23-Aug-2021 | climcvg1n 9869 | A Cauchy sequence of complex numbers converges, existence version. The rate of convergence is fixed: all terms after the nth term must be within of the nth term, where is a constant multiplier. (Contributed by Jim Kingdon, 23-Aug-2021.) |
23-Aug-2021 | climrecvg1n 9867 | A Cauchy sequence of real numbers converges, existence version. The rate of convergence is fixed: all terms after the nth term must be within of the nth term, where is a constant multiplier. (Contributed by Jim Kingdon, 23-Aug-2021.) |
22-Aug-2021 | climserile 9865 | The partial sums of a converging infinite series with nonnegative terms are bounded by its limit. (Contributed by Jim Kingdon, 22-Aug-2021.) |
22-Aug-2021 | iserige0 9863 | The limit of an infinite series of nonnegative reals is nonnegative. (Contributed by Jim Kingdon, 22-Aug-2021.) |
22-Aug-2021 | iserile 9862 | Comparison of the limits of two infinite series. (Contributed by Jim Kingdon, 22-Aug-2021.) |
22-Aug-2021 | serile 9253 | Comparison of partial sums of two infinite series of reals. (Contributed by Jim Kingdon, 22-Aug-2021.) |
22-Aug-2021 | serige0 9252 | A finite sum of nonnegative terms is nonnegative. (Contributed by Jim Kingdon, 22-Aug-2021.) |
21-Aug-2021 | clim2iser2 9858 | The limit of an infinite series with an initial segment added. (Contributed by Jim Kingdon, 21-Aug-2021.) |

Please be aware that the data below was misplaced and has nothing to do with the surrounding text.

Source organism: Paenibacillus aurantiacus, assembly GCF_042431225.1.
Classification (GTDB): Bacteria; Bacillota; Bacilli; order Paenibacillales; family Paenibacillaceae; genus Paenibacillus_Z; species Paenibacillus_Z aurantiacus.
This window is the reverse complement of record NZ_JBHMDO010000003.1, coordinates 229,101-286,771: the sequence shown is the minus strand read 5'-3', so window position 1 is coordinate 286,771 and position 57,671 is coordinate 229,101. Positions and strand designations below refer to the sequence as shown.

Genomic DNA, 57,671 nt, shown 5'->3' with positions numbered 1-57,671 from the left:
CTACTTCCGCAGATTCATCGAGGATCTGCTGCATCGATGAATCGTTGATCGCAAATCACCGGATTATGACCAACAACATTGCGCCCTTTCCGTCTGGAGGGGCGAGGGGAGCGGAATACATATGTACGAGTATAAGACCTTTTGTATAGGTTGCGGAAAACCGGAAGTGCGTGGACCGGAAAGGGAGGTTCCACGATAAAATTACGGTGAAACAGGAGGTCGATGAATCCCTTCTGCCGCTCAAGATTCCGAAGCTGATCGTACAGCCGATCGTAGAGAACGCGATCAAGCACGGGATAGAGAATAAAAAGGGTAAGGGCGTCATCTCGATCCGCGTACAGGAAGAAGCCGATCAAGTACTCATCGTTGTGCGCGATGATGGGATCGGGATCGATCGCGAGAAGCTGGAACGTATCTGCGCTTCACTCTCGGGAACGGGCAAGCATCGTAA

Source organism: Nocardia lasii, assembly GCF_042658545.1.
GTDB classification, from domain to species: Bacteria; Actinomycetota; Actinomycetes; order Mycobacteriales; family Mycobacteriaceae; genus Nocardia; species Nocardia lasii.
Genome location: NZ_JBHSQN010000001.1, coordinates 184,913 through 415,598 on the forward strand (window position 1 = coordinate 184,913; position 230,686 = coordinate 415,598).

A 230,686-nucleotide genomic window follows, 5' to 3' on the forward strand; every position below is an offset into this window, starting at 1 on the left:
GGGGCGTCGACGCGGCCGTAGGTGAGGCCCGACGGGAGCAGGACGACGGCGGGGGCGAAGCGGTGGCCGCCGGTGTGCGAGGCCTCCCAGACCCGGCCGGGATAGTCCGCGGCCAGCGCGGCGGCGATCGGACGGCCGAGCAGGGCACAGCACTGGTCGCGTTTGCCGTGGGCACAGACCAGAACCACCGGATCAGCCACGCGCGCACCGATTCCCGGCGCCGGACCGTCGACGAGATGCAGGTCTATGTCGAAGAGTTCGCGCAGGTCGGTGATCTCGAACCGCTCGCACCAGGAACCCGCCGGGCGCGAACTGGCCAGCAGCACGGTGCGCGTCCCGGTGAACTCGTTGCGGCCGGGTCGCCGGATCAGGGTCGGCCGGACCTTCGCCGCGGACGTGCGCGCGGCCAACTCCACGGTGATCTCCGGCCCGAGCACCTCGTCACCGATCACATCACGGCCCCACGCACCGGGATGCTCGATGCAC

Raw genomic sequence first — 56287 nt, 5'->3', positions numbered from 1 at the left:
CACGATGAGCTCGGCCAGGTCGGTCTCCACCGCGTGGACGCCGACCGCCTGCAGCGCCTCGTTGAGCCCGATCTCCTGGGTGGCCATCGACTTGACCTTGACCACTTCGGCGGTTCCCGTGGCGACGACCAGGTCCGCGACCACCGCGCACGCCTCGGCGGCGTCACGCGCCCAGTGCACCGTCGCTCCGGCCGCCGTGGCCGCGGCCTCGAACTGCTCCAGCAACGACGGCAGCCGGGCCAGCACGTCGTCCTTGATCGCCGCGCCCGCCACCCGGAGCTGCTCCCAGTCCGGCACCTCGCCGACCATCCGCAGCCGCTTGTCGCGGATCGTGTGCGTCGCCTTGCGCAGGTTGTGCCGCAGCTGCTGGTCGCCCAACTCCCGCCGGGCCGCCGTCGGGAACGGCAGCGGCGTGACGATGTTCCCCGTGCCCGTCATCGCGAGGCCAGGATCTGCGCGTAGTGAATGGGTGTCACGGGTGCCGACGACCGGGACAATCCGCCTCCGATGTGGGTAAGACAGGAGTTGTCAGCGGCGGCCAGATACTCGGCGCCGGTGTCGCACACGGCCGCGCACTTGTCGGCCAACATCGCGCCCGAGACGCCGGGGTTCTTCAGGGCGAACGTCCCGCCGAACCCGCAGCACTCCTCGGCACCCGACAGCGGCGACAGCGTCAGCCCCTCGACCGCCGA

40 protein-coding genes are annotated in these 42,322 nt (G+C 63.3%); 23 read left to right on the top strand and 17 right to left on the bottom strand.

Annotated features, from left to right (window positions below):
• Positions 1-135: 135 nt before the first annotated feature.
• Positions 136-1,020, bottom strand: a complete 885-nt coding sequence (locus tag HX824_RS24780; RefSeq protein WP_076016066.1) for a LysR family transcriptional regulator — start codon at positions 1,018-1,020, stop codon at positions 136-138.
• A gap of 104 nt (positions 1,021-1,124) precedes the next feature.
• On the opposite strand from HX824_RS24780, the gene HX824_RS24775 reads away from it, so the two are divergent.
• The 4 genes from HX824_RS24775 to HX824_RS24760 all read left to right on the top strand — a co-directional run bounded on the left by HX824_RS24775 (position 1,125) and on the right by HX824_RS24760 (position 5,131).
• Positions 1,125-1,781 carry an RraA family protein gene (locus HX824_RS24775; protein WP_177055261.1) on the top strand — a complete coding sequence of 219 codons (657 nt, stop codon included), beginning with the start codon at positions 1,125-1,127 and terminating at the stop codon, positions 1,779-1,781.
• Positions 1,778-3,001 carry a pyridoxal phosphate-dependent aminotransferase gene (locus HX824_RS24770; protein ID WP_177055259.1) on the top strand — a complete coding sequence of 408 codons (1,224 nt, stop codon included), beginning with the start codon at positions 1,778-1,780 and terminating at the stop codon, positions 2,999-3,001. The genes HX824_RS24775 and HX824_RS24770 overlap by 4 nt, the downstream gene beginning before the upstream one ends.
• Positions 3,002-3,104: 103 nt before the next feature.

21-Aug-2021 | iseqdistr 9249 | The distributive property for series. (Contributed by Jim Kingdon, 21-Aug-2021.) |
21-Aug-2021 | iseqhomo 9248 | Apply a homomorphism to a sequence. (Contributed by Jim Kingdon, 21-Aug-2021.) |
20-Aug-2021 | clim2iser 9857 | The limit of an infinite series with an initial segment removed. (Contributed by Jim Kingdon, 20-Aug-2021.) |
20-Aug-2021 | iseqex 9213 | Existence of the sequence builder operation. (Contributed by Jim Kingdon, 20-Aug-2021.) |
20-Aug-2021 | frecex 5981 | Finite recursion produces a set. (Contributed by Jim Kingdon, 20-Aug-2021.) |
frec | ||
20-Aug-2021 | tfrfun 5955 | Transfinite recursion produces a function. (Contributed by Jim Kingdon, 20-Aug-2021.) |
recs | ||
19-Aug-2021 | iserclim0 9826 | The zero series converges to zero. (Contributed by Jim Kingdon, 19-Aug-2021.) |
19-Aug-2021 | shftval4g 9438 | Value of a sequence shifted by . (Contributed by Jim Kingdon, 19-Aug-2021.) |
19-Aug-2021 | iser0f 9251 | A zero-valued infinite series is equal to the constant zero function. (Contributed by Jim Kingdon, 19-Aug-2021.) |
19-Aug-2021 | iser0 9250 | The value of the partial sums in a zero-valued infinite series. (Contributed by Jim Kingdon, 19-Aug-2021.) |
19-Aug-2021 | ovexg 5539 | Evaluating a set operation at two sets gives a set. (Contributed by Jim Kingdon, 19-Aug-2021.) |
18-Aug-2021 | iseqid3s 9246 | A sequence that consists of zeroes up to sums to zero at . In this case by "zero" we mean whatever the identity is for the operation ). (Contributed by Jim Kingdon, 18-Aug-2021.) |
18-Aug-2021 | iseqid3 9245 | A sequence that consists entirely of zeroes (or whatever the identity is for operation ) sums to zero. (Contributed by Jim Kingdon, 18-Aug-2021.) |
18-Aug-2021 | iseqss 9226 | Specifying a larger universe for . As long as and are closed over , then any set which contains can be used as the last argument to . This theorem does not allow to be a proper class, however. It also currently requires that be closed over (as well as ). (Contributed by Jim Kingdon, 18-Aug-2021.) |